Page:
ARTICLE WRITTEN BY GRANT HICKS FROM ADVISOR PRACTICE MANAGEMENT
Original title: With massively confusing industry charges, FInancial Advisors must consider new practises to remain competitive.
With revenue being squeezed by compliance and technology, financial advisors are trying to find ways to increase their revenue and continue to give value-added service to their best clients. When revenue flatlines or starts to shrink, so does the spending on technology and processes. This is a short-term recipe for disaster and frustration, and leaves advisors with tough decisions for their future: sell out if they can, merge with another practice if possible, or invest into systems and processes that can build scale and service their high net worth clients.
New compliance processes
How many times have you had to update your processes with new regulatory changes in the past couple of years? With new regulations being written on a regular basis, come new processes and systems. With new regulations comes training and all of this takes time, which most advisors don’t have these days. Time to implement processes and systems to handle the new regulations and processes. You can either plan the time to tackle these challenges, join forces with someone who has the processes in place or hire a consulting firm to help guide you in implementing new processes. Or do nothing, and see what happens. It’s your choice.
Comprehensive wealth management
Challenging as the environment may be, running a comprehensive and integrated wealth management and financial planning firm, is the future of the financial services industry. Financial firms who invest in the technology and have processes in place are finding it easier and easier to compete and grow their practices. They are the ones who have all seven areas of a client’s financial life in mind. The seven areas I categorize are tax, estate, investment, risk management, insurance, debt and cash flow. While they may not give direct advice or planning in all areas, it is coordinated or integrated planning and advice.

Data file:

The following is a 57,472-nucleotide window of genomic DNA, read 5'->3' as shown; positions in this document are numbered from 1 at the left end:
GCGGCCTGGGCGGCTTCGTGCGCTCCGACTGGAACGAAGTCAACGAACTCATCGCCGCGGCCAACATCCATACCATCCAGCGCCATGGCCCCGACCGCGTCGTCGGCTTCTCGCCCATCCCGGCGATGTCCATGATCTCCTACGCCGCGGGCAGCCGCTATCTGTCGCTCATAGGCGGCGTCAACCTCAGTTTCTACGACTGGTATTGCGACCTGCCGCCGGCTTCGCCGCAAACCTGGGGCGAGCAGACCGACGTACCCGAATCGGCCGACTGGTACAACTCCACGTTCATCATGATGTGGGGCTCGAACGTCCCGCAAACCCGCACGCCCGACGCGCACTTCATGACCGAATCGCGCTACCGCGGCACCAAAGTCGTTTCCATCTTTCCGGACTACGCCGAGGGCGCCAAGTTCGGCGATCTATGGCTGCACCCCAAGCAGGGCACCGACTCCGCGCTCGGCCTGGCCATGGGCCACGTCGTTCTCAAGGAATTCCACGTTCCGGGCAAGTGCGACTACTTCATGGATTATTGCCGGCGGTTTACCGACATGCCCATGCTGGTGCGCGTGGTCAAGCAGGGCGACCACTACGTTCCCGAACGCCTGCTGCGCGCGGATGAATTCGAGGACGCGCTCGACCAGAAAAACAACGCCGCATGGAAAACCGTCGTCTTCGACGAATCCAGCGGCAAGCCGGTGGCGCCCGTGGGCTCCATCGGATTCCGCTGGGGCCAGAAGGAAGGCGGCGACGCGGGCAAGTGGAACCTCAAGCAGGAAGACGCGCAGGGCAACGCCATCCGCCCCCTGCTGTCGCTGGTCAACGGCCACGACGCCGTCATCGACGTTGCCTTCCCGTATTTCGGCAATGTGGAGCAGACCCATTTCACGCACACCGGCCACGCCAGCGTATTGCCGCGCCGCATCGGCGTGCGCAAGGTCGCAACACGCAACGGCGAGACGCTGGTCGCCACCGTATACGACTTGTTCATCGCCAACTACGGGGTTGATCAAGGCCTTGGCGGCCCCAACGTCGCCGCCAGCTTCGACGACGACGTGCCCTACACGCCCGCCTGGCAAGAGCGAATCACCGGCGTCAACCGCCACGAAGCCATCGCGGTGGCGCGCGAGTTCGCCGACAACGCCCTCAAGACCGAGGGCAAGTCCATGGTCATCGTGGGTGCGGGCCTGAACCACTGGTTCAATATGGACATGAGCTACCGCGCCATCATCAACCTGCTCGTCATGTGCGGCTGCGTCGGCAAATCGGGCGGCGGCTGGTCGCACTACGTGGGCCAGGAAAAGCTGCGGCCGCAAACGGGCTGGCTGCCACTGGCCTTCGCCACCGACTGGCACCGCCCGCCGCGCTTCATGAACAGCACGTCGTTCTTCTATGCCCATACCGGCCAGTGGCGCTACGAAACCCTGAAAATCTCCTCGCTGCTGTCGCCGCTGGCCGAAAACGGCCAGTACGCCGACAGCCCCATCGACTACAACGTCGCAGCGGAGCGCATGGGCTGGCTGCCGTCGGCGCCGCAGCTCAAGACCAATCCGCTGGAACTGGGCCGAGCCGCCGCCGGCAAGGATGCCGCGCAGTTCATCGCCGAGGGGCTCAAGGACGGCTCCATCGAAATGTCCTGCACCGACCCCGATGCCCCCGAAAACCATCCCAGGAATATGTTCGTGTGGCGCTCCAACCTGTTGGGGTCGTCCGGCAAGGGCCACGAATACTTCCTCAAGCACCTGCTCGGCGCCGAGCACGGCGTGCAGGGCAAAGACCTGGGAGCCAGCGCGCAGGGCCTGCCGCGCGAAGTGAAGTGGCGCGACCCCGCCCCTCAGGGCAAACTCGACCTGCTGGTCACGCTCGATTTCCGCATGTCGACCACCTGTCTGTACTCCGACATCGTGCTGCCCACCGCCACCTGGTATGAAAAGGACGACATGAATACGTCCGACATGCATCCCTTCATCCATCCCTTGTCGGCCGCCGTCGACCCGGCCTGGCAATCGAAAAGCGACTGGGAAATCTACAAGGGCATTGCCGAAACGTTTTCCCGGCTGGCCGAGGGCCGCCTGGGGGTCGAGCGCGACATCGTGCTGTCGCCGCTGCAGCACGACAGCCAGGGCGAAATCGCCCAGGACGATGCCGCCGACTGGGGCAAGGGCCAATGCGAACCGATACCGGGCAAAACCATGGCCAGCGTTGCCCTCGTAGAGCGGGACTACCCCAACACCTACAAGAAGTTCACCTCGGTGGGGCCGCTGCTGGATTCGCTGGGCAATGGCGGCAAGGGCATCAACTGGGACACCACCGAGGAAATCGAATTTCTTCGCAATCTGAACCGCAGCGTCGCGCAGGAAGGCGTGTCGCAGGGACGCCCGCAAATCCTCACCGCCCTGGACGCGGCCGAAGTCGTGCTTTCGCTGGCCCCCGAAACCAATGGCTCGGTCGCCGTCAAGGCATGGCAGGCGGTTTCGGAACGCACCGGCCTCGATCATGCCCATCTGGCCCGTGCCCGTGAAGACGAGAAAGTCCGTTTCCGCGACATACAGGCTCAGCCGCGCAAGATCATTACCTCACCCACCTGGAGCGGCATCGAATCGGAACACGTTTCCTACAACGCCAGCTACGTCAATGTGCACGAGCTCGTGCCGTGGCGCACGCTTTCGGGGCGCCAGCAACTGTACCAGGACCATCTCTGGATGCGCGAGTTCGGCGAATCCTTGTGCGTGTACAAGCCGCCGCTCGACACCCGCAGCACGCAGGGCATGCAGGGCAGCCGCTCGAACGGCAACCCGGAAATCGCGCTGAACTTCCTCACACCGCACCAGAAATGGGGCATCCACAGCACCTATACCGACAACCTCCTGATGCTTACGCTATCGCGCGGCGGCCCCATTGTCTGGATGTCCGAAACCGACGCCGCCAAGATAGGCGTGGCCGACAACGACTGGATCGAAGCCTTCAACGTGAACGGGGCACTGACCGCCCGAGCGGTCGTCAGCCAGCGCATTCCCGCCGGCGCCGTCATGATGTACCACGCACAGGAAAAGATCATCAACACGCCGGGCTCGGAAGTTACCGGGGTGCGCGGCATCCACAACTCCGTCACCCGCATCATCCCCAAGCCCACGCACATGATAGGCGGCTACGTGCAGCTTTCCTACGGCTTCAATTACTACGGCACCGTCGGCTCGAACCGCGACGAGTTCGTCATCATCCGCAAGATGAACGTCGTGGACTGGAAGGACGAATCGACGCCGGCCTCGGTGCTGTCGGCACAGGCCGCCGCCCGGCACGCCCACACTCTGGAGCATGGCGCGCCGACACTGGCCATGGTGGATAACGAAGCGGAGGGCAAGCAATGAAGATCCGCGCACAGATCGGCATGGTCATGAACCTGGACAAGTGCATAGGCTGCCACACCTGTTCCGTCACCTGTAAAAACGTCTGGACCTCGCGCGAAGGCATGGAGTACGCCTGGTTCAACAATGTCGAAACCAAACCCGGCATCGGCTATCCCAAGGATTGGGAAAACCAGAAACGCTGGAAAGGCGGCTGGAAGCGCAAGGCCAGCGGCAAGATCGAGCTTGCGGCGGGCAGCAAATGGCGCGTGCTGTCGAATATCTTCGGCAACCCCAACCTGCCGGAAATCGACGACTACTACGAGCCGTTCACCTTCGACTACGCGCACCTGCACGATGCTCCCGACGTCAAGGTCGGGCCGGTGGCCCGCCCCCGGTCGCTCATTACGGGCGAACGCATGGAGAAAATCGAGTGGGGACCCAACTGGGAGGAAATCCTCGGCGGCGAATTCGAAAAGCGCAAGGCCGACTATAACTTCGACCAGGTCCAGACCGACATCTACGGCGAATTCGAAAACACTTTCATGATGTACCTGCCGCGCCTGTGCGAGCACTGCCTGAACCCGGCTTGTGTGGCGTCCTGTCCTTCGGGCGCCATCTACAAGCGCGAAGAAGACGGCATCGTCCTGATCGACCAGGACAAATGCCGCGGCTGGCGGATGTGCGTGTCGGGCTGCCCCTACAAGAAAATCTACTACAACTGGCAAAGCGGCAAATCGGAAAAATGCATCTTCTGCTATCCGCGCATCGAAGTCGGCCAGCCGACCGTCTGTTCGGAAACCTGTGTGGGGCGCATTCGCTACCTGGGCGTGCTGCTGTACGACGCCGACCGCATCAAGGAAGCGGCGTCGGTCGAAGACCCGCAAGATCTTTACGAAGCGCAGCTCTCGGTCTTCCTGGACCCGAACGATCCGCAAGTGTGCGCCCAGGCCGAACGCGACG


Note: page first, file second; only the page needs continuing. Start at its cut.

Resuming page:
Comprehensive practice management
The same as running a comprehensive wealth management firm, their processes are organized into six areas.
How many financial advisors you know have their complete financial planning practice in order in all six areas-
1. Ideal client acquisition process– increasing your value, pricing or fees?
2. Client experience process- delivering a list of comprehensive value-added services to their best or high net worth clients.?
3. Ideal metrics and KPI’s- Increasing practice revenue with fewer clients than the average advisor?
4. Human capital processes- How many advisors have these in writing?
5. Ideal capacity – segmentation clients annually and time management systems?
6. Ideal Lifestyle- How many advisors are taking 8 weeks off a year?
Consider doing a process audit for your best clients to determine gaps and opportunities to serve your best clients.
Do advisors have their own plan in order?
What is the probability of success in reaching your business goals currently?
Is it 50% 75% OR 90%+?
We know that 72% of financial advisors have a business plan in their head. And 25% of them have a business plan and earn 41% more than advisors who do not have a business plan. But the highest probability of success comes from having a fully documented business plan, reviewed every 90 days and progress tracked to plan, earn 246% more than an advisor who does NOT have a clear plan for their future.
Consumer behavior change
Fee compression and higher costs are forcing advisors to examine their business models, and target more high net worth clients, and move to fee-based accounts. They are also adding value added services such as financial planning, fee audits, and advice-based services such as beneficiary audits for insurance planning. The future, however, is becoming clearer for the consumer, that basic advice will not have the same cost in the future, and revenues for advisors already are being forced downward.
With revenues decreasing and demands growing from consumers, advisors will have to offer more value and more comprehensive services. This takes time, and processes in place, two critical items some financial advisors don’t have. When are you going to find the time to put in more comprehensive services and processes to deliver? When I started my coaching firm to help advisors build these processes, I planned to be busy, but advisors need help, and I am past capacity in my consulting practice.
I urge advisors to find a coach or consultant who can help you implement these processes into your practice, and find the time to do so. This may be the key to the independent advisors future, instead of merging or selling ( if possible). I call it project 100. Plan 2-4 hours per week to implement the key processes, technology, and systems into your practice. Only then can you deliver more value to your best clients and prospects. Start by booking the time in your calendar this week.